The Power of Looking Up
Entering “The Narrows” at Zion National Park in Southern Utah was one of the most anticipated highlights of our family vacation. As we set out on our morning excursion, we were well-equipped with professional water boots, Neoprene socks, real wood walking sticks and a backpack full of snacks and water.
About a mile into the hike, the paved path ended, and we made our way into the water. We waded upstream between towering rock formations on both sides. The current was swift but doable, and the natural beauty that awaited us was well worth the effort.
I soon became acutely aware of something I was doing that I didn’t even realize: I was looking down. A lot. Granted, the stream bed was made up of rocks of every shape and size. Each step was an invitation to twist an ankle or lose your balance. And while it made sense to look down, something inside me started to feel amiss. Blurry stones seen through calf-deep water all began to look the same.
In that moment, I heard a still, small voice whisper, “Stop. Look up.” So, I did. And what my eyes beheld was a beauty so striking, a natural landscape so breathtaking, I won’t soon forget it. After weeks of gazing down into the dulling abyss of living life through a screen during quarantine, beholding the unyielding, immovable beauty of rocks, sky, trees and sunshine — outside and unmasked — grounded me. It was healing, reorienting and cathartic.
It wasn’t hard to realize that “looking up” was why I even came on my hike. “Looking up” was giving me the perspective my soul craved.
Why, then, had I been so intent on keeping my face down? Not a trick question: safety, of course. But safety isn’t what made me feel alive. Looking down intent on — and protective of — my own safety, step upon step upon step, made me feel exhausted, discouraged, and a little numb.
Still, looking down in this context makes perfect sense. It should help me plant my steps firmly, right? Not every time, at least not for me. Even with carefully obsessing over each step, I still slipped once or twice. Relying on my own rock-navigating skills wasn’t fail safe, by any means. It was “looking up” that gave me my “why” — to keep going, pushing farther and farther upstream, into greater depths of awe-inspiring beauty — to believe that something even better was just around the bend.
The 2020 ‘Flash Flood’
Let’s just go ahead and admit it: 2020 has been one, huge temptation to keep looking down. Besides the everyday-life “rocks” in our path that seem to exist only to slip and trip us up, we’re also dealing with threats of unexpected societal flash floods — just like the real-life one that threatened us in The Narrows that day. These flash floods pose actual, life-threatening danger of sweeping everything in their path downstream. Before we know it, anxiety and fear about all the unknowns keeps us from looking up, trusting our walking sticks, and fully experiencing the presence of the beauty and majesty around us.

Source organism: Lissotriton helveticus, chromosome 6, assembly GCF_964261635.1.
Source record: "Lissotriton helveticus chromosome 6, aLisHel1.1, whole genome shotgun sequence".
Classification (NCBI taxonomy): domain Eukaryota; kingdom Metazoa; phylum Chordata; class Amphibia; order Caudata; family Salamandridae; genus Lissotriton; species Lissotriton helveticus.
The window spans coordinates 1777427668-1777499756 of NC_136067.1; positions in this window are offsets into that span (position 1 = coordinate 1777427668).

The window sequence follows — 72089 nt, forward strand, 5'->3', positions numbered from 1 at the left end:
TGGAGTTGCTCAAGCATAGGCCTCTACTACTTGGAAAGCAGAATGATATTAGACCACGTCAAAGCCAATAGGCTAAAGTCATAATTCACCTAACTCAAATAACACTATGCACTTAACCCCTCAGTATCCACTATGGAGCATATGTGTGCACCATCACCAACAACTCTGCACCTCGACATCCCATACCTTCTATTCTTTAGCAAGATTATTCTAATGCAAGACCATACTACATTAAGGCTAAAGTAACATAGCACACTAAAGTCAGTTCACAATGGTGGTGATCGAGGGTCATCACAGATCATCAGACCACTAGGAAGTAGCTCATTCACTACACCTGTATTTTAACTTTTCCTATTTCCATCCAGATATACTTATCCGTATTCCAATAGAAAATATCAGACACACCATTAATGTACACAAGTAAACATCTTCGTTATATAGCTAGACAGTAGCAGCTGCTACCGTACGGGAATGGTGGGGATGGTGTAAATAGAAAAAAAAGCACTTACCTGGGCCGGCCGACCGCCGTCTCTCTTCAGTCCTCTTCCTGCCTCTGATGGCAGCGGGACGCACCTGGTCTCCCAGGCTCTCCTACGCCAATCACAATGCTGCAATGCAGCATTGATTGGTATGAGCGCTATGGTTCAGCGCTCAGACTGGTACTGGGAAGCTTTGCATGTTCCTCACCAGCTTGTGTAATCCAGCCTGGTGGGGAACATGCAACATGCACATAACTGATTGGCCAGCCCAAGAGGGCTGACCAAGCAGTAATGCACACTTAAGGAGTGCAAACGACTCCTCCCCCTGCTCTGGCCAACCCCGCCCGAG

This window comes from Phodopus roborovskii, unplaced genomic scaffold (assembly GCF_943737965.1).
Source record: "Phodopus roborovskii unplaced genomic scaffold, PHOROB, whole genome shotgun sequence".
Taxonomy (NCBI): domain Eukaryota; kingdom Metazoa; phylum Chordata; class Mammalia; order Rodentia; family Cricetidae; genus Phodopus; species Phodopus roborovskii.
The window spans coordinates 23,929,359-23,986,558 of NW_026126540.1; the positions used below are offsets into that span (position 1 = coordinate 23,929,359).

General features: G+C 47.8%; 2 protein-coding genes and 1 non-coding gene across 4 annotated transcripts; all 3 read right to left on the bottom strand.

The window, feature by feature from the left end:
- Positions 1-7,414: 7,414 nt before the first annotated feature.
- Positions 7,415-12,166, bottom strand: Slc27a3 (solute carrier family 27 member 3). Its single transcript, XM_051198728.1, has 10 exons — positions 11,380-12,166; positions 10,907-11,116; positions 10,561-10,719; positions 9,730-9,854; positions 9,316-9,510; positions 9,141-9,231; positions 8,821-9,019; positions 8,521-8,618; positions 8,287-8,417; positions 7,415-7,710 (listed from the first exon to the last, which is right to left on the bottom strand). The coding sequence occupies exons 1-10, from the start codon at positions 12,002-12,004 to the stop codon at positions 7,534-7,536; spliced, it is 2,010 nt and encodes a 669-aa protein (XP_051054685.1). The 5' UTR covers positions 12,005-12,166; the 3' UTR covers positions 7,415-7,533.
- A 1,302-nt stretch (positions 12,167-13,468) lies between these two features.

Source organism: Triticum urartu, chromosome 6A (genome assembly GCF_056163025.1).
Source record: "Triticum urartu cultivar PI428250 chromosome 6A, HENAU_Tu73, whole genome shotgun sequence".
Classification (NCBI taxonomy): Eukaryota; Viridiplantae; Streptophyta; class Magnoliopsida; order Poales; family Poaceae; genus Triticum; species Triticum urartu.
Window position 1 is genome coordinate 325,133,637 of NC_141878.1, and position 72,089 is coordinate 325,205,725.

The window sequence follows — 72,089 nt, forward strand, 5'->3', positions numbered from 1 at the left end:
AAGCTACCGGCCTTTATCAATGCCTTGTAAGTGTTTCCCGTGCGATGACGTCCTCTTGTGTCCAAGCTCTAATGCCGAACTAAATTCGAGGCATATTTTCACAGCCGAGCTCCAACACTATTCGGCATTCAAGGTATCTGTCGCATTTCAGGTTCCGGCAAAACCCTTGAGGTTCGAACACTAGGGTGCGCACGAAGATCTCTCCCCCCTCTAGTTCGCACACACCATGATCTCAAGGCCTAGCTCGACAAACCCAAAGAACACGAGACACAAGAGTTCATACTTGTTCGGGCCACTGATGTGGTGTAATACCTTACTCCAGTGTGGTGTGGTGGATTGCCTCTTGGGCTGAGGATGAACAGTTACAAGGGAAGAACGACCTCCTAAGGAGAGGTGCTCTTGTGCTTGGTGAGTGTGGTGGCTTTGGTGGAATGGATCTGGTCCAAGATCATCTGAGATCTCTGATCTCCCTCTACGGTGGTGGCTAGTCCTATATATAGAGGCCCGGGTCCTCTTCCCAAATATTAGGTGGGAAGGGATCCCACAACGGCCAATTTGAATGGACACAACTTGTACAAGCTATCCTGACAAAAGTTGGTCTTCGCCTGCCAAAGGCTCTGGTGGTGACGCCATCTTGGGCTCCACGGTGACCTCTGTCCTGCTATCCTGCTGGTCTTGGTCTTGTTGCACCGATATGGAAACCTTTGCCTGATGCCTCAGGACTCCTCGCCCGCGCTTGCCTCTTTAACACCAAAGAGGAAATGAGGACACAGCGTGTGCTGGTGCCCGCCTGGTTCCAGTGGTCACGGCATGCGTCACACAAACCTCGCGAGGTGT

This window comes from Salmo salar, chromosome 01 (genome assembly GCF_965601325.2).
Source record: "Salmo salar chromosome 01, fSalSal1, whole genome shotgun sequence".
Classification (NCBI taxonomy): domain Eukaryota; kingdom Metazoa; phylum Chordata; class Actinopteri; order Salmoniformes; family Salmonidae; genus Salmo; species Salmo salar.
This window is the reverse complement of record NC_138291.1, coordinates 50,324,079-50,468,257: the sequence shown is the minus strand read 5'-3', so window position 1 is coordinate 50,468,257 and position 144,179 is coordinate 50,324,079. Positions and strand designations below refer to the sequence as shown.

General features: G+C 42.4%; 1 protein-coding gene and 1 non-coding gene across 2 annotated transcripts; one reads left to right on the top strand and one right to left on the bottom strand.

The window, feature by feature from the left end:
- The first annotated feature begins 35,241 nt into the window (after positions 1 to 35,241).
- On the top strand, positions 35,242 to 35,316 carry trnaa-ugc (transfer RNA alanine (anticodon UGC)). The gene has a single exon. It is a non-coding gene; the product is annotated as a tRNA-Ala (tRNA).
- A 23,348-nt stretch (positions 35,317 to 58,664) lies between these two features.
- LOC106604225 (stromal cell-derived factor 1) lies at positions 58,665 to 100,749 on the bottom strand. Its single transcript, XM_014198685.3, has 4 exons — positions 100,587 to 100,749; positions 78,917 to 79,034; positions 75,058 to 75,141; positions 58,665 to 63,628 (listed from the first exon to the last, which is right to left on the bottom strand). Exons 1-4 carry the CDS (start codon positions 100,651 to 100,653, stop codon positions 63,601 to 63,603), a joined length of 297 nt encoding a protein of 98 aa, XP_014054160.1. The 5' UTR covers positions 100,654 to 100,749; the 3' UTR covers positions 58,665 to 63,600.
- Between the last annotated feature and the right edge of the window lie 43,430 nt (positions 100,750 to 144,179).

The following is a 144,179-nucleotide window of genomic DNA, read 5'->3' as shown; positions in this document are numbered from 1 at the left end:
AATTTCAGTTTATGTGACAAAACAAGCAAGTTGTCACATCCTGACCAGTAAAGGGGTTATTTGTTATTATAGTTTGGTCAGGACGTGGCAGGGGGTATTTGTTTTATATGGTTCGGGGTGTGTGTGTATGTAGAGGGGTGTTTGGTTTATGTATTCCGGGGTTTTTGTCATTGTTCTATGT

In that moment, I was reminded of two truths. First, just as the towering rocks were immovable in The Narrows, God is our immovable Rock in times of trouble (Psalm 62:2). If I found myself in a flash flood, I literally could have hidden myself in the cleft of one of the rocks.
Second, God wants us looking up to Him (Psalm 121), not down onto our circumstances. There, in the middle of that stream with water rushing around me and thousands of rocks behind me and in front of me, I realized that looking down was about self-sufficiency; looking up was about God-sufficiency. In the same way, God is calling us to redirect our downward gaze off of challenging circumstances, seemingly endless obstacles, and all the “what-ifs” of life’s potential flash floods, and onto the beauty, ability, and power that is God.
Would we be brave enough to lift up our eyes and let go of perceived self-sufficient safety in favor of something so much more beautiful and inspiring that it re-energizes our souls, reorients our priorities, and makes us come alive afresh? In looking up to God as Our Rock, we will find our steps planted securely as we stare into the face God’s beauty, holiness and unchanging promises towards us.
“Letting go of looking down” seems to make no sense in the moment, but it is the very decision that frees us up to find ourselves propelled forward. And as 2020 continues its uncertain threats to our safety, security, and stability — pressuring us to stress over the slippery rocks we must navigate — let us never forget: there is power in looking up.
Annemarie McLean is a four-girl mom, freelance writer, and co-founder of Brave & Beautiful, a ministry focused on challenging young women to live purpose-driven lives full of courage and character, while developing Christ-centered inner beauty. Annemarie holds a journalism degree from Oral Roberts University, with graduate work in organizational leadership at Palm Beach Atlantic University.